Saturday, August 1, 2015

Japan Day 8: Kurama Onsen

I split this day up into two posts because hiking up Kurama Moutain was one experience, and staying up at the Kurama Onsen was a whole different one. After our hike we went back to the inn and soaked in the hot springs, which are separated by gender and do NOT allow clothing at all. I wasn't worried that much about the nude bathing part but was a little freaked out that I would somehow mess up on the etiquette (there are so many etiquette rules in Japan!) and offend everyone in the bath! I made sure to research some guidelines before we went so I wouldn't mess up. Obviously pictures are forbidden in the onsen but here's a link to what it looked like if you're curious! And one more.

The nice thing about onsens is that they're very relaxed and you sort of forget your insecurities and body issues while you're soaking. I was sitting the in hot water on the women's area with a bunch of old Japanese ladies surrounded by lush scenery. John met a Swiss cyclist on the men's side and they chatted about his various trips while relaxing. It's all kind of amazing and I wish I could visit an onsen every week to unwind.

Stairs up to the onsen.

Entrance to the inn.

The whole place was surrounded by cedars which smelled heavenly!
The other part of staying at a ryokan is that you stay in a traditional Japanese room with tatami floor. You're also required to wear the yukata (robe) they provide. It makes you feel very cool. You also get a kaiseki dinner, which is the Japanese equivalent to French Haute Cousine, served in your room. There are several courses which showcase the local and seasonal produce of the area. The food was delicious and fresh and it was hard to keep up. There was a lot of green tea and sake served, but since we can't partake of that for religious reasons we made a Word of Wisdom line and put all the cups to one side. Haha! We're so weird!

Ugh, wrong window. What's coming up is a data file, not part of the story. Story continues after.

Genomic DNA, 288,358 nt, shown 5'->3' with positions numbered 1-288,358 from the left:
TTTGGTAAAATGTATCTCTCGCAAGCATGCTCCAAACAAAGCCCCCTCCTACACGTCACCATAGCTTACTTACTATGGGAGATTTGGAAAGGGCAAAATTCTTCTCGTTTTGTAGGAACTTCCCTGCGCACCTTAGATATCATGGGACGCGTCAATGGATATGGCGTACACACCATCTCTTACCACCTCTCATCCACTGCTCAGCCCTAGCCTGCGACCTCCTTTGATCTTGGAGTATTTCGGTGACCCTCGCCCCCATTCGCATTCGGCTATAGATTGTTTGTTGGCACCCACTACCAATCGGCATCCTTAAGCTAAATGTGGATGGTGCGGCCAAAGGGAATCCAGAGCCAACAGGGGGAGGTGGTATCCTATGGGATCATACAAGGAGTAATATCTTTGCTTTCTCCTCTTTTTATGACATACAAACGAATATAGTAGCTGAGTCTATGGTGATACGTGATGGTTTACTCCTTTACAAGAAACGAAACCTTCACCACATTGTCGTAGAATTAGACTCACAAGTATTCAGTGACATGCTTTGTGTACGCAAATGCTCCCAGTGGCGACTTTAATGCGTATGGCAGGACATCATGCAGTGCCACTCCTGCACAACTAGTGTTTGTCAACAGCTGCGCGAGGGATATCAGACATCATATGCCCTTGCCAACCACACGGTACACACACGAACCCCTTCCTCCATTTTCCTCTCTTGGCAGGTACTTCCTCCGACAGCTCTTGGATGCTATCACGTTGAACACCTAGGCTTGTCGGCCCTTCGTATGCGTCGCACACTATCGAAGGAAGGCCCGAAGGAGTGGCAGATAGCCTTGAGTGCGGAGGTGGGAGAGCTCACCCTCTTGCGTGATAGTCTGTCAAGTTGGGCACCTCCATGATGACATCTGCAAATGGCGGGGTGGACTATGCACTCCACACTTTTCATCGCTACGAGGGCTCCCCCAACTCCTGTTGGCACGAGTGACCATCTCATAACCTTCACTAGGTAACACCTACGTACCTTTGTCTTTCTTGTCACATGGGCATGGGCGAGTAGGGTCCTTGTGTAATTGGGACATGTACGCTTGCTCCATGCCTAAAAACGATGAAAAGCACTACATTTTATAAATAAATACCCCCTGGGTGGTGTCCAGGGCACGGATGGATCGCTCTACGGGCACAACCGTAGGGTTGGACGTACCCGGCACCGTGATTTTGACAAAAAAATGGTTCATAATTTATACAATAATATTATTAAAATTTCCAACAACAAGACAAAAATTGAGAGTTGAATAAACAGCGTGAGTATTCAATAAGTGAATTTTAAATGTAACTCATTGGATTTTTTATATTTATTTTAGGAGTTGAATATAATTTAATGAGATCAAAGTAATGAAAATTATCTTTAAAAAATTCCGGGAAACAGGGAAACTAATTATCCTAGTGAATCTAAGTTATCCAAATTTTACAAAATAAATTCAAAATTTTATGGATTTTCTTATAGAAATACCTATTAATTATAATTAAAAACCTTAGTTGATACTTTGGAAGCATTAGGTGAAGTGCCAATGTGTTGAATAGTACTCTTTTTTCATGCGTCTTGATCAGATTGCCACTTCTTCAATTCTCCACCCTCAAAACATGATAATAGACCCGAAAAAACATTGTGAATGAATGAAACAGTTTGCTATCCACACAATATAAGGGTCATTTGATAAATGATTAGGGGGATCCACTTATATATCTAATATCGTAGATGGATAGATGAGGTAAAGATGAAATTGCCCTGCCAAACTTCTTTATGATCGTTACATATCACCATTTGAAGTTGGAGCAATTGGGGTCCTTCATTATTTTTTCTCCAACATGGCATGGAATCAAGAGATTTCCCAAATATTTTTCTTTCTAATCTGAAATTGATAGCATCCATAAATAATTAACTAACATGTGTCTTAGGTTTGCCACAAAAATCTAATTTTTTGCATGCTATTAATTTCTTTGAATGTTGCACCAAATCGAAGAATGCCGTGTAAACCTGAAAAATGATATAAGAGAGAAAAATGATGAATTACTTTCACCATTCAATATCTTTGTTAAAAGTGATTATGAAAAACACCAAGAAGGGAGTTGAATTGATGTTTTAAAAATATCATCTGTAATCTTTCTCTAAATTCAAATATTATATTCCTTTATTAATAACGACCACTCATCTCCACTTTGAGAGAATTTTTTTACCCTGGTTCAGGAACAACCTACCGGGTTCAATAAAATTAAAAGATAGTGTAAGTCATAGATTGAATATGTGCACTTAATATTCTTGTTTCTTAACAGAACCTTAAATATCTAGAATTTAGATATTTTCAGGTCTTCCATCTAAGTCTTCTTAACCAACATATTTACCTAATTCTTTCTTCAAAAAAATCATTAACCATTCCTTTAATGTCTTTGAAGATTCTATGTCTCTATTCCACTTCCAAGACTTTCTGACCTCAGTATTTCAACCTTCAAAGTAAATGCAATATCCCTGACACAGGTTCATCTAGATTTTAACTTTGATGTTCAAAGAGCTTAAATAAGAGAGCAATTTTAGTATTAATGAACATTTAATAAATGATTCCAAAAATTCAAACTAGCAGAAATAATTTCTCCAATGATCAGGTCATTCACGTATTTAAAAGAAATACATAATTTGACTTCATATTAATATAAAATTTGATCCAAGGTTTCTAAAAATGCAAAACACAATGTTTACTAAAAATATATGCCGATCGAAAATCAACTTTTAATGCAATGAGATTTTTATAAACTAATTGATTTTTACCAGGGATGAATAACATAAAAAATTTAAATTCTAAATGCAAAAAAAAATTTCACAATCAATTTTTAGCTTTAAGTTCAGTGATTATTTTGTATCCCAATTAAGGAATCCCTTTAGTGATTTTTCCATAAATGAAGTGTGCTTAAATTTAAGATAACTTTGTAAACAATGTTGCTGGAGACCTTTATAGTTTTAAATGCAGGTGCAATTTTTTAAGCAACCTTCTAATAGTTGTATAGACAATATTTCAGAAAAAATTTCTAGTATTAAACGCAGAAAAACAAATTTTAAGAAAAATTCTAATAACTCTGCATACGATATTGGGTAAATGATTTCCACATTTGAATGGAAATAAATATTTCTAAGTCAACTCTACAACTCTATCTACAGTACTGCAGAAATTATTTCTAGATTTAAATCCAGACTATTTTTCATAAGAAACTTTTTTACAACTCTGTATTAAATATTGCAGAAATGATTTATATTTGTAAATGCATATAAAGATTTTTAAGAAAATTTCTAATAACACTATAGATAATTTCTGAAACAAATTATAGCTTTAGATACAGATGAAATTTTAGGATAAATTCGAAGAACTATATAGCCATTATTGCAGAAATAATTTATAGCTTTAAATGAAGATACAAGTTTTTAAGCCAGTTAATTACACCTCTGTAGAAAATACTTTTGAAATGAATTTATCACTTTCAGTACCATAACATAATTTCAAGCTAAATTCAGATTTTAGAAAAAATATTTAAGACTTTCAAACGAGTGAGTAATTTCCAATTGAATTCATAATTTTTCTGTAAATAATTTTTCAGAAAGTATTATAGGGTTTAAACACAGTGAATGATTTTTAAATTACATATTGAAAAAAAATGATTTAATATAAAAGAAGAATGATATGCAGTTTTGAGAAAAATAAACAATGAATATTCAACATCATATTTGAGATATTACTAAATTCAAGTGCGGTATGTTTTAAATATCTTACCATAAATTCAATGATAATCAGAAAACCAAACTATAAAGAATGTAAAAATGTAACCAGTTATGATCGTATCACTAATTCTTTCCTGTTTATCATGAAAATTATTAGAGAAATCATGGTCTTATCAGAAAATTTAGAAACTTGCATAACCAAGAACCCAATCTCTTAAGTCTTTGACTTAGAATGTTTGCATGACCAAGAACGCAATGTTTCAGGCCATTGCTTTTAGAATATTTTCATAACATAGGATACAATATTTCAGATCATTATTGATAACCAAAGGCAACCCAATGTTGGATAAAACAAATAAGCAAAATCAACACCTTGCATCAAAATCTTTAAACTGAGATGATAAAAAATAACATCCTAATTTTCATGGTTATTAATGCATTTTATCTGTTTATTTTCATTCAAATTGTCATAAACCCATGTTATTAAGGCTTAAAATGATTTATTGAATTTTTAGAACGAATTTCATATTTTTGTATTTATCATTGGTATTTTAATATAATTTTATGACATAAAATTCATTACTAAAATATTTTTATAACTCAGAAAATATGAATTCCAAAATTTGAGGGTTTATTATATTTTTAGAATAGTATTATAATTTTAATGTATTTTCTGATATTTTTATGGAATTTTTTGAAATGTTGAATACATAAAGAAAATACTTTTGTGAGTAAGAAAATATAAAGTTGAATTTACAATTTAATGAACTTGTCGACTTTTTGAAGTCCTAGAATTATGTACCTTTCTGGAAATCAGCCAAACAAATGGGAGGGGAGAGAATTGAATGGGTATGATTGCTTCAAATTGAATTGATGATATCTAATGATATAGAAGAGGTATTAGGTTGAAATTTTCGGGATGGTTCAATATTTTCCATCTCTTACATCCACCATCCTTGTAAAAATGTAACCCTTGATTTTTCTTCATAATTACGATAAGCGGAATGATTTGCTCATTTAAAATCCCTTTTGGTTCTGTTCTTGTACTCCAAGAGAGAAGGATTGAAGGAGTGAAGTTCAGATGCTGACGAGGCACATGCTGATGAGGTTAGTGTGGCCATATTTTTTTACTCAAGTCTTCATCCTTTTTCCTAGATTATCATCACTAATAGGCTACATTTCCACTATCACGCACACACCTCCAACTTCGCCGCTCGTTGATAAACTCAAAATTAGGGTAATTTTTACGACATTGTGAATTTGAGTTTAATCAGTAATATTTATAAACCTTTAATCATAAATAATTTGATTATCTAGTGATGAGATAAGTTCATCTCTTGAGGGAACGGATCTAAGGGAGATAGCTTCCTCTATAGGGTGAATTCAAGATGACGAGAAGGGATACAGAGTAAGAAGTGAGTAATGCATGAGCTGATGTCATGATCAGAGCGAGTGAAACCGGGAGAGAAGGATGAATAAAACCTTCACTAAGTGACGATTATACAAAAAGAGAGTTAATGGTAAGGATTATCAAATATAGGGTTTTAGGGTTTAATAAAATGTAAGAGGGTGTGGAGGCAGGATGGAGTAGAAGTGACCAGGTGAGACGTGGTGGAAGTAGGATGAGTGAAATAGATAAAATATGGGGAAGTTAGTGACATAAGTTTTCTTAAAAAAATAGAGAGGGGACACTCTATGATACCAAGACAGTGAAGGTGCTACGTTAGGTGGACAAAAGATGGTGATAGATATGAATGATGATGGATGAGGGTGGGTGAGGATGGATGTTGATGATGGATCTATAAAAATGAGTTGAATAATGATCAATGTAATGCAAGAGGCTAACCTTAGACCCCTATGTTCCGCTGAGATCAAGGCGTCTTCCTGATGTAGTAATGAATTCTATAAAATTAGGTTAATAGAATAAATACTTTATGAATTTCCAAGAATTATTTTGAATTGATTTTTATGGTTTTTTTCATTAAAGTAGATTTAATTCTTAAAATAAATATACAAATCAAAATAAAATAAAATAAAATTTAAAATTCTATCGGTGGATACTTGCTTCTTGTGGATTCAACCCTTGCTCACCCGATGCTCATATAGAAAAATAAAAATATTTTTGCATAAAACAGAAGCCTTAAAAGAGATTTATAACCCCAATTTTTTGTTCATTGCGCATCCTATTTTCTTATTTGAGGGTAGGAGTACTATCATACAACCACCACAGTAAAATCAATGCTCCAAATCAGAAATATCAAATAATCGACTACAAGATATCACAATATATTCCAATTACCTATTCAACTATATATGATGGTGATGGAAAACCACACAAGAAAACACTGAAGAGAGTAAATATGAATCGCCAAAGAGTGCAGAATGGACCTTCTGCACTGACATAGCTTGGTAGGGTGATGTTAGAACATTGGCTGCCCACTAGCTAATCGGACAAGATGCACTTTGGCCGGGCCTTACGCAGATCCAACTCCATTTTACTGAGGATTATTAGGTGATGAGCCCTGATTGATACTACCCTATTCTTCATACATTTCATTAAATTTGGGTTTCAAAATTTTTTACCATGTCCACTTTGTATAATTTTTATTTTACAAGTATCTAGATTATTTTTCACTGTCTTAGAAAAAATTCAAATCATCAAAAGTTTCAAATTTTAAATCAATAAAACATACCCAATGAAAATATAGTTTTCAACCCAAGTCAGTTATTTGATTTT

Our room.

The sitting area.

John felt like a samurai lord reclining in his yukata. He wasn't able to sit comfortably in the seiza position.
 and neither was I for very long.

First course: Hot pot, ham with mustard, egg yolk, tofu, milk skin, raw scallops, prawns and sashimi. The eggs in Japan all have these super healthy orange yolks. 

Close-up of the hot pot goodness.

Second course: Tempura

Third course: Meatball soup

Fourth course: local mountain fish. We had to have a little lesson on how to properly eat this.

Fifth course: Soup and another type of tofu.

Sixth course: Sweetest orange I've ever eaten for dessert.
Seventh course: Tea with yummy tea cake treats! 

Our futon beds laid out after dinner. These actually weren't a delight. John didn't like the bean filled pillows. I didn't mind them, butI did wake up in the night with a sharp pain in my hip because the futon wasn't quite thick enough for me. 
I forgot to mention that we were the only patrons of the inn that whole day and night so the staff was there solely to serve us. That was nice! And quiet! In the morning we had a traditional Japanese breakfast downstairs and were the only ones soaking in the onsen. I think we were invited to soak together in the same pool, but we weren't sure we understood correctly and didn't want to create some disastrous situation in case we heard wrong. But, it was peaceful to soak alone in all steaming water! Ah! 

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